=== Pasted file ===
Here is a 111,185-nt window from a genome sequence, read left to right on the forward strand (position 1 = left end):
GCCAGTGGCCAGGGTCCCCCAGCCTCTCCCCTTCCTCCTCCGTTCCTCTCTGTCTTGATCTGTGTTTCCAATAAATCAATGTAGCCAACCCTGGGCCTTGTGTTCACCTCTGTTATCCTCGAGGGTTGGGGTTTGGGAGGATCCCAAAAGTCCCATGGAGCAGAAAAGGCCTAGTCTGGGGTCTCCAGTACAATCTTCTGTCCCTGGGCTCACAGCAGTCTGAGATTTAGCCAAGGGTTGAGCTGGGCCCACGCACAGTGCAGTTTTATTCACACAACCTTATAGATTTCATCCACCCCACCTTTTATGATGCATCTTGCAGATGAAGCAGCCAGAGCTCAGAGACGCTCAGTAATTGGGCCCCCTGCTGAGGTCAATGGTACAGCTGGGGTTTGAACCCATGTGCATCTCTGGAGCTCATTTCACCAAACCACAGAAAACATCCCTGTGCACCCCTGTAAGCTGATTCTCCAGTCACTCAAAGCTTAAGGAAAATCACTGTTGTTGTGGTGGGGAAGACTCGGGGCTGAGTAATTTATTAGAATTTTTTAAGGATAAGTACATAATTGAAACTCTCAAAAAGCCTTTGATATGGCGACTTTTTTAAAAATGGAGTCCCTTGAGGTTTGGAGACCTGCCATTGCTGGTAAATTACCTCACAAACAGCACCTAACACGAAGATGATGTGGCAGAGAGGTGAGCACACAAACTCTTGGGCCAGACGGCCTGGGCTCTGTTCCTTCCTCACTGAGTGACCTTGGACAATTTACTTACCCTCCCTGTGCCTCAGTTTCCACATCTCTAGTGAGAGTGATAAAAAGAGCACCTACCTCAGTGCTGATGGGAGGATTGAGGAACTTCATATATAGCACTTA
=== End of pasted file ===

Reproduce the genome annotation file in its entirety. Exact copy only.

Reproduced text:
Here is a 111,185-nt window from a genome sequence, read left to right on the forward strand (position 1 = left end):
GCCAGTGGCCAGGGTCCCCCAGCCTCTCCCCTTCCTCCTCCGTTCCTCTCTGTCTTGATCTGTGTTTCCAATAAATCAATGTAGCCAACCCTGGGCCTTGTGTTCACCTCTGTTATCCTCGAGGGTTGGGGTTTGGGAGGATCCCAAAAGTCCCATGGAGCAGAAAAGGCCTAGTCTGGGGTCTCCAGTACAATCTTCTGTCCCTGGGCTCACAGCAGTCTGAGATTTAGCCAAGGGTTGAGCTGGGCCCACGCACAGTGCAGTTTTATTCACACAACCTTATAGATTTCATCCACCCCACCTTTTATGATGCATCTTGCAGATGAAGCAGCCAGAGCTCAGAGACGCTCAGTAATTGGGCCCCCTGCTGAGGTCAATGGTACAGCTGGGGTTTGAACCCATGTGCATCTCTGGAGCTCATTTCACCAAACCACAGAAAACATCCCTGTGCACCCCTGTAAGCTGATTCTCCAGTCACTCAAAGCTTAAGGAAAATCACTGTTGTTGTGGTGGGGAAGACTCGGGGCTGAGTAATTTATTAGAATTTTTTAAGGATAAGTACATAATTGAAACTCTCAAAAAGCCTTTGATATGGCGACTTTTTTAAAAATGGAGTCCCTTGAGGTTTGGAGACCTGCCATTGCTGGTAAATTACCTCACAAACAGCACCTAACACGAAGATGATGTGGCAGAGAGGTGAGCACACAAACTCTTGGGCCAGACGGCCTGGGCTCTGTTCCTTCCTCACTGAGTGACCTTGGACAATTTACTTACCCTCCCTGTGCCTCAGTTTCCACATCTCTAGTGAGAGTGATAAAAAGAGCACCTACCTCAGTGCTGATGGGAGGATTGAGGAACTTCATATATAGCACTTA